But in declarations filed in connection with a lawsuit in Washington state over the separations, officials in Boston, Chelsea and Somerville say they would need to dedicate special resources to help the kids overcome the trauma that comes from being forcibly removed from their parents.
"The policy of separating children from their parents may result in harms to children that will make it exponentially harder for BPS to educate these children," wrote Priya Tahiliani, assistant superintendent for BPS's Office of English Learners.
Mary Borque, school superintendent in Chelsea, where 86% of students identify as Hispanic, wrote she is already seeing problems - including some not directly related to education:
The ongoing fear of Immigration and Customs Enforcement ("ICE") and deportation, and increased ICE visibility, in the community has children arriving at school upset, fearful, and in tears, and has led families to avoid seeking health and preventive services. This delay in seeking care may lead to more serious health issues and may result in higher costs for the state. These problems will only compound as immigrant children arrive in the community after having been forcibly separated from their parents by immigration officials.
Somerville Mayor Joe Curtatone and School Superintendent Mary Skipper wrote:
Anti-immigrant federal policies have created a culture of fear that has eroded trust in the public and local authorities. As a result, many foreign-born Somerville residents are less likely to report violences, crime, abuse, and other harmful community acts. This impact will only get worse as a result of the fear of widespread family separation.
The declarations are included among hundreds of pages of filings in the case, posted by Adam Klasfeld, a reporter for Courthouse News Service
In their declarations, the officials in the three cities cite the specific challenges of educating children suffering trauma from being ripped away from their parents.
Children who have been separated from their family may experience serious trauma and uncertainty about their future; traumatic events have an impact on the brain and brain development. Traumatic events and the impact on the prefrontal cortex of the brain leave children in these cases living in a constant flight or fight status which makes it more challenging for students to access learning. Many of these students are more likely to need additional counseling services and emotional supports. Untreated trauma may lead to the need for special education services. They are also more likely to have difficulty with self-regulation and building trusting relationships.
Without parents to care for them, these children may also suffer from food or housing insecurity.
They may also be vulnerable to trafficking and other exploitation.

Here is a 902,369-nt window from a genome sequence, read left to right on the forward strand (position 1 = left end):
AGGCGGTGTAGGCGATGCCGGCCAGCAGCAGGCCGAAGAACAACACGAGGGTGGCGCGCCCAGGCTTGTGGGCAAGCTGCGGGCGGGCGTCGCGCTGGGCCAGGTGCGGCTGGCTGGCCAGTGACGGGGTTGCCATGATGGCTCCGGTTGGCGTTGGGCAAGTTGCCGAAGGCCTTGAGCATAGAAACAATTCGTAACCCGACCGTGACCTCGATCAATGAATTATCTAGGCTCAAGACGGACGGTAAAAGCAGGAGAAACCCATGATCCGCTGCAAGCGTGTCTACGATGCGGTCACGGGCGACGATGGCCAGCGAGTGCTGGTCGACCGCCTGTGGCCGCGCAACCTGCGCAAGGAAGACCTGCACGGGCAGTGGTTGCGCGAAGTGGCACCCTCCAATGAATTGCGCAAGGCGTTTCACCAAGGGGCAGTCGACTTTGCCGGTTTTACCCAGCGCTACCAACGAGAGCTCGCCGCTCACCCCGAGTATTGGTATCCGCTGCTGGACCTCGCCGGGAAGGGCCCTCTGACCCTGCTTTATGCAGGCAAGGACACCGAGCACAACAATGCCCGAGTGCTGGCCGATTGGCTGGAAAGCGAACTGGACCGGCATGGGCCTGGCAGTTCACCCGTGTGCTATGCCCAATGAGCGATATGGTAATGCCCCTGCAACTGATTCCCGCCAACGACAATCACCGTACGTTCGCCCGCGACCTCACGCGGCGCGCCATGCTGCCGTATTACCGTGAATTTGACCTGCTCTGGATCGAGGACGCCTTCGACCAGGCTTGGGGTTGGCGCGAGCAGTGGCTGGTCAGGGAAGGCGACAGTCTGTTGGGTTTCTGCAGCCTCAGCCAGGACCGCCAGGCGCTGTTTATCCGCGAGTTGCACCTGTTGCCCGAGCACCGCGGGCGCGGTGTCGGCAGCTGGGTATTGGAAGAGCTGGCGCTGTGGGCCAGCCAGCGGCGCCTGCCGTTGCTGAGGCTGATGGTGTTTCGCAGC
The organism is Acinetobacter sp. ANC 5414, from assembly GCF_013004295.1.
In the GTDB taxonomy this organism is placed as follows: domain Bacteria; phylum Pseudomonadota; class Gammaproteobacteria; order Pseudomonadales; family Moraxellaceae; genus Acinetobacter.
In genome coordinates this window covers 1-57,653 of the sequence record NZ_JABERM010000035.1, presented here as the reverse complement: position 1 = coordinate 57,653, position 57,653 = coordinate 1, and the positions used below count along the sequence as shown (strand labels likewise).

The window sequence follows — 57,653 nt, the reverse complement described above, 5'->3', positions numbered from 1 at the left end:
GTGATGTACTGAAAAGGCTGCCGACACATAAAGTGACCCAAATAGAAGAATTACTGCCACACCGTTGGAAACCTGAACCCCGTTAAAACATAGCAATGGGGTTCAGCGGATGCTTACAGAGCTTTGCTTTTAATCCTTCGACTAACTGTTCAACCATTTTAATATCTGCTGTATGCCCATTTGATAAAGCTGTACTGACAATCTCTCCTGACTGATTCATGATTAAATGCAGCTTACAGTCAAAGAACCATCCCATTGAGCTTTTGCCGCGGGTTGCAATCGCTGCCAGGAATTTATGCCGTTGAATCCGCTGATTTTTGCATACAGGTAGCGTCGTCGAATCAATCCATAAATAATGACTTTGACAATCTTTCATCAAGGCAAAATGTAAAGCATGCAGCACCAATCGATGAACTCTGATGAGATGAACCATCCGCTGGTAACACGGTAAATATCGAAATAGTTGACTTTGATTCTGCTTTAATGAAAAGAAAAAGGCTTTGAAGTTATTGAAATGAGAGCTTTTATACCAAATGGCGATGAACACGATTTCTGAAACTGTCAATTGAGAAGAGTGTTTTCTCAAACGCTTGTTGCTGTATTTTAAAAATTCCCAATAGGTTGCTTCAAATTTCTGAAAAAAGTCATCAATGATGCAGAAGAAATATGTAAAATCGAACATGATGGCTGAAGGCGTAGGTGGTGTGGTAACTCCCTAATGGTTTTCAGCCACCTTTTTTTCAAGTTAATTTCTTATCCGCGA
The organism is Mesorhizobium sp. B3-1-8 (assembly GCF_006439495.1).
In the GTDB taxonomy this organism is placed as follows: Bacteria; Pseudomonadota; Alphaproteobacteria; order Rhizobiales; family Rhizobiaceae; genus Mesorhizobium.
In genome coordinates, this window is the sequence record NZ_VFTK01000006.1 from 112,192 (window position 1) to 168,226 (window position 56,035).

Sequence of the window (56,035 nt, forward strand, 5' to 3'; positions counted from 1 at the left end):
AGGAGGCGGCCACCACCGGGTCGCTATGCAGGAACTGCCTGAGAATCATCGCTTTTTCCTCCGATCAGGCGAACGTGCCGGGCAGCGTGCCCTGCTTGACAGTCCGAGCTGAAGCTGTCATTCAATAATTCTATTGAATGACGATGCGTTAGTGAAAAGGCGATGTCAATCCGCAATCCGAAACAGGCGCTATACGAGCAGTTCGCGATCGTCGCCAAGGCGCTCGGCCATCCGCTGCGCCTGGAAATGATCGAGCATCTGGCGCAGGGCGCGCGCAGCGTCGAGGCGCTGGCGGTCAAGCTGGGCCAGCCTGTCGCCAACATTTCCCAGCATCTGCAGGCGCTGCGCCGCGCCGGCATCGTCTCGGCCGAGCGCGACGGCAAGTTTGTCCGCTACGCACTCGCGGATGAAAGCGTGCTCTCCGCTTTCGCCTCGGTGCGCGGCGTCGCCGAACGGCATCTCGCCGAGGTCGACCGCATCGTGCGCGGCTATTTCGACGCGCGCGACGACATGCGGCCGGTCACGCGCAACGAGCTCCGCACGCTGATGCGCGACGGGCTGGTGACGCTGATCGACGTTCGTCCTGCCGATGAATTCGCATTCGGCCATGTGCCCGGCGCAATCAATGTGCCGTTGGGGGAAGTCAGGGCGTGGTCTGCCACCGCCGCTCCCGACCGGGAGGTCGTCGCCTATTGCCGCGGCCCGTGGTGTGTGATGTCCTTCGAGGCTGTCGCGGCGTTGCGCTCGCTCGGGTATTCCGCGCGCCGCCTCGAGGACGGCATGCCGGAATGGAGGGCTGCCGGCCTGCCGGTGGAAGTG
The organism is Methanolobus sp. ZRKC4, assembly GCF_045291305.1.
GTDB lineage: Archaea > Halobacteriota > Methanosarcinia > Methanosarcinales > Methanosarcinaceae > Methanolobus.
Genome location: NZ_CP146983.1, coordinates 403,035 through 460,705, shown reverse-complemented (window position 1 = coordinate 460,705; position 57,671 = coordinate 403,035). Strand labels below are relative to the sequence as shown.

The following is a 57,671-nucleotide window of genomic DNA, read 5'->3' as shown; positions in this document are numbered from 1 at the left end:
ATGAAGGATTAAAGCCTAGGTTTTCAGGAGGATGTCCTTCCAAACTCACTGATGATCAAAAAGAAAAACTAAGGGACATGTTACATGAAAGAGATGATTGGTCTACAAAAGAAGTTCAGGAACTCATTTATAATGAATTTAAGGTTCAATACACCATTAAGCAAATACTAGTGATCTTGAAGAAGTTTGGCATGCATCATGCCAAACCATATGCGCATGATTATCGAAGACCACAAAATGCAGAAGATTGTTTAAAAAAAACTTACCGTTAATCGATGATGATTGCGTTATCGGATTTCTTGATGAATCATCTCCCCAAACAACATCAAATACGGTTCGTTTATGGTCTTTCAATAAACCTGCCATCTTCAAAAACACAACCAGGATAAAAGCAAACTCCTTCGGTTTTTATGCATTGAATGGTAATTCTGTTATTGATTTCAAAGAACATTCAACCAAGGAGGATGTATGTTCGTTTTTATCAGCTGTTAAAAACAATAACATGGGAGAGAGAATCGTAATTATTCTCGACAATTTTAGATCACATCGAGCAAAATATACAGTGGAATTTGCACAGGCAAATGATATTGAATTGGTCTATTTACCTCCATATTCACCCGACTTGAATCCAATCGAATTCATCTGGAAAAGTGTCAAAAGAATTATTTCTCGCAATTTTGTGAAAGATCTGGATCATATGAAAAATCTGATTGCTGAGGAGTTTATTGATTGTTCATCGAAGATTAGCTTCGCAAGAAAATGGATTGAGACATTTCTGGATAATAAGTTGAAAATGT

CPS will incur additional costs as a result of the particular vulnerabilities of children who have been separated from their parents. The Commonwealth of Massachusetts, which funds CPS through a complex formula, will also incur additional costs. In Chelsea, state funding accounts for more than 63 percent of education spending.
CPS social workers and guidance counselors may need to spend more time with these students, to help them overcome the impacts of the trauma inflicted on them. Class sizes will increase as money is taken from regular education in order to hire more social workers and guidance counselors to address this increasing at-risk student population.
Children who suffer trauma are also more likely to require more intense special education support services in the area of emotional impairment as a result of trauma, costing the city and state additional money.
Curtatone and Skipper wrote:
Children who have been separated from their familiy are deeply traumatized by that experience. They may be scared even to go to school and be away from their caregivers, and they could develop long-lasting mental health, behavioral and special education needs.
Trauma can undermine a child's ability to learn and grow in the classroom. Evidence suggests if a child experiences some form of trauma - abuse, separation, death or violence - she may develop a different set of needs that should be addressed to be successful in school. Children who suffer trauma are also more likely to require special services, costing the city and state additional money.
For example, SPS social workers and guidances counselors may need to spend more time with these students, to help them overcome the impacts of the trauma inflicted on them, stretching an already over-burdened staff. Moreover, children with signficant trauma may require special education services due to mental health-related disabilities.
For a child without a parent or guardian, SPS teachers and administrators must take extra care to make sure that a child's educational needs are being met, requiring extra time and resources from the district and the Commonwealth. The City and schools may also have to address food or housing insecurity that may result if children are not living with their parents.
Tahiliani echoed these concerns and said BPS is already devoting extra resources to train teachers and support staff to help students get the sort of education they deserve.
File with statements by local education officials (8.8M PDF, search for "Exhibit 67" for Somerville, "Exhibit 73" for Chelsea and "Exhibit 74" for Boston).
More statements (11.8M PDF, search for "Exhibit 6" for a statement from a woman now living in Framingham who had her child taken from her).
More statements (22.2M PDF).
H/t Eartha Kitteh.